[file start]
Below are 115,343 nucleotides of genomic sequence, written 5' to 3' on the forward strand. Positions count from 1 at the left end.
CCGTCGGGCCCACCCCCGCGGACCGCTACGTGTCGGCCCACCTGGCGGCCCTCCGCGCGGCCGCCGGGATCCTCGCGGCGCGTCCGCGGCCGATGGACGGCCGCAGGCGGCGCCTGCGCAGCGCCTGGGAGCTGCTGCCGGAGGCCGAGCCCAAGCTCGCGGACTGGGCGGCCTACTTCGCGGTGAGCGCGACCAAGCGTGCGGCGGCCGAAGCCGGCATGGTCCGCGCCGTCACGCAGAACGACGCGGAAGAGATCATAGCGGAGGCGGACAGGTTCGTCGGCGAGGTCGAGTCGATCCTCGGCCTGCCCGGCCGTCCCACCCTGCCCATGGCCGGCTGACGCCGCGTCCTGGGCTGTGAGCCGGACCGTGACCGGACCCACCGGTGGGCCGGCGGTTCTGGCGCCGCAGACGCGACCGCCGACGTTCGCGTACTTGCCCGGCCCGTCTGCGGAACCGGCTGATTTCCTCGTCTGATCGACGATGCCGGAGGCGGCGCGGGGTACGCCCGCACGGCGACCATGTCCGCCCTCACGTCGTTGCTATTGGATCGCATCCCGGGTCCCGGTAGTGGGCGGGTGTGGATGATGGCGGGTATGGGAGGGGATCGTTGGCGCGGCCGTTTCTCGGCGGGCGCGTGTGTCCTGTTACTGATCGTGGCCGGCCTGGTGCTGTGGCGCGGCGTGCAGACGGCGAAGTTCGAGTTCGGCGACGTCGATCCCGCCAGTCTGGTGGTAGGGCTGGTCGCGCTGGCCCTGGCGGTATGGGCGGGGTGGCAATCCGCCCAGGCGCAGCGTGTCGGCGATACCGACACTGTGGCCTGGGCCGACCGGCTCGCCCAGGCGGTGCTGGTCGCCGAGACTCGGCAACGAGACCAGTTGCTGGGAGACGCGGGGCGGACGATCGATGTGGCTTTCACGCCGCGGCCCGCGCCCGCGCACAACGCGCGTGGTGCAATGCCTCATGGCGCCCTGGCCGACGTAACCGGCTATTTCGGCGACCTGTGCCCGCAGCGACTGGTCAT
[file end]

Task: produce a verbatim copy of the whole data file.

Below are 115,343 nucleotides of genomic sequence, written 5' to 3' on the forward strand. Positions count from 1 at the left end.
CCGTCGGGCCCACCCCCGCGGACCGCTACGTGTCGGCCCACCTGGCGGCCCTCCGCGCGGCCGCCGGGATCCTCGCGGCGCGTCCGCGGCCGATGGACGGCCGCAGGCGGCGCCTGCGCAGCGCCTGGGAGCTGCTGCCGGAGGCCGAGCCCAAGCTCGCGGACTGGGCGGCCTACTTCGCGGTGAGCGCGACCAAGCGTGCGGCGGCCGAAGCCGGCATGGTCCGCGCCGTCACGCAGAACGACGCGGAAGAGATCATAGCGGAGGCGGACAGGTTCGTCGGCGAGGTCGAGTCGATCCTCGGCCTGCCCGGCCGTCCCACCCTGCCCATGGCCGGCTGACGCCGCGTCCTGGGCTGTGAGCCGGACCGTGACCGGACCCACCGGTGGGCCGGCGGTTCTGGCGCCGCAGACGCGACCGCCGACGTTCGCGTACTTGCCCGGCCCGTCTGCGGAACCGGCTGATTTCCTCGTCTGATCGACGATGCCGGAGGCGGCGCGGGGTACGCCCGCACGGCGACCATGTCCGCCCTCACGTCGTTGCTATTGGATCGCATCCCGGGTCCCGGTAGTGGGCGGGTGTGGATGATGGCGGGTATGGGAGGGGATCGTTGGCGCGGCCGTTTCTCGGCGGGCGCGTGTGTCCTGTTACTGATCGTGGCCGGCCTGGTGCTGTGGCGCGGCGTGCAGACGGCGAAGTTCGAGTTCGGCGACGTCGATCCCGCCAGTCTGGTGGTAGGGCTGGTCGCGCTGGCCCTGGCGGTATGGGCGGGGTGGCAATCCGCCCAGGCGCAGCGTGTCGGCGATACCGACACTGTGGCCTGGGCCGACCGGCTCGCCCAGGCGGTGCTGGTCGCCGAGACTCGGCAACGAGACCAGTTGCTGGGAGACGCGGGGCGGACGATCGATGTGGCTTTCACGCCGCGGCCCGCGCCCGCGCACAACGCGCGTGGTGCAATGCCTCATGGCGCCCTGGCCGACGTAACCGGCTATTTCGGCGACCTGTGCCCGCAGCGACTGGTCAT